In recent years, much blame has been placed on prescription painkillers for their role in the drug crisis affecting this country. Other studies have pointed to genetics, the user’s environment, and social factors such as peer pressure. One catalyst that is often overlooked, however, is the role mental health plays in addiction. According to the National Institute on Drug Abuse, people with mood or anxiety disorders are twice as likely to be diagnosed with a substance abuse disorder. Some people might be self-medicating in order to lessen the effects of anxiety or depression. Others develop these problems as a result of their drug use or an attempt to quit.

One common disorder among those who have substance abuse problems is social anxiety. Most of us have had a drink or two at some point to loosen our tongue or bury the fear of being judged or rejected. Unfortunately, not only can alcohol and drugs actually make anxiety worse, this behavior can lead to addiction. Some people might use more because they think it isn’t helping enough; others use because they feel as though it is helping and crave more.

Depression and addiction are also a dangerous combination. The suicide risk for those with depression is 10 percent. The number for those with a substance use problem is about the same. When these two disorders combine, the suicide risk rises to about one in four. Depression can also lead to relapse. Even in someone who has been clean for years, the onset of depression can send them back into the familiar arms of their drug of choice. This is particularly problematic because drugs and alcohol can interfere with the medications used to treat depression.

Treating substance abuse alone will not eliminate mental health problems, and it’s important to seek help for both. Because people with substance use disorder are already prone to addiction, and as medications might interact badly with drugs and alcohol, therapy is an excellent option. Unfortunately, many people view both mental health problems and addiction as a stigma, and it can be difficult to overcome this and find help. It’s important to remember that there is no shame in seeking help. It might be difficult, but it will make you strong.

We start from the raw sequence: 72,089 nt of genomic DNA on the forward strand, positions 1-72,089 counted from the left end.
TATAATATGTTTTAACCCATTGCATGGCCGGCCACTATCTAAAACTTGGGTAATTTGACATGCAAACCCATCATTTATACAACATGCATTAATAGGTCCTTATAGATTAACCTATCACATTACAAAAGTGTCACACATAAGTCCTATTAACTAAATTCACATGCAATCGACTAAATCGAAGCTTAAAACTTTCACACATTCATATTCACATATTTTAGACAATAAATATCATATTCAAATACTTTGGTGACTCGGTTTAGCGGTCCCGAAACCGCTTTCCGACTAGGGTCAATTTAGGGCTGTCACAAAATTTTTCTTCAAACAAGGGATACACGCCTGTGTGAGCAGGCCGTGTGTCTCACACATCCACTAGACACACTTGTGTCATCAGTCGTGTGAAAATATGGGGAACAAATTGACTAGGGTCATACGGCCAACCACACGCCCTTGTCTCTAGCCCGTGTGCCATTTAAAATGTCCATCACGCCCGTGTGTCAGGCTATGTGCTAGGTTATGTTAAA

At Asana Recovery, the staff is not only certified to help you, but some have been in recovery themselves and are uniquely qualified to understand without judgment. We look into all the circumstances that might lead to addiction, including underlying psychological factors. Our residential treatment program will not only provide therapy and education, but your daily needs will be provided for so that you can focus on your recovery. As you transition from the residential facility, we also provide outpatient treatment, which provides flexibility as your reclaim your life.

Rather than trying to survive alone, you’ll become part of a community invested in your long-term success. The comfort of our clients is one of our top priorities. Despite the way television sometimes portrays residential treatment facilities, Asana Recovery provides furnished rooms, television and internet, and other recreational activities. Contact us any time at (949) 438-4504 to begin your road to recovery.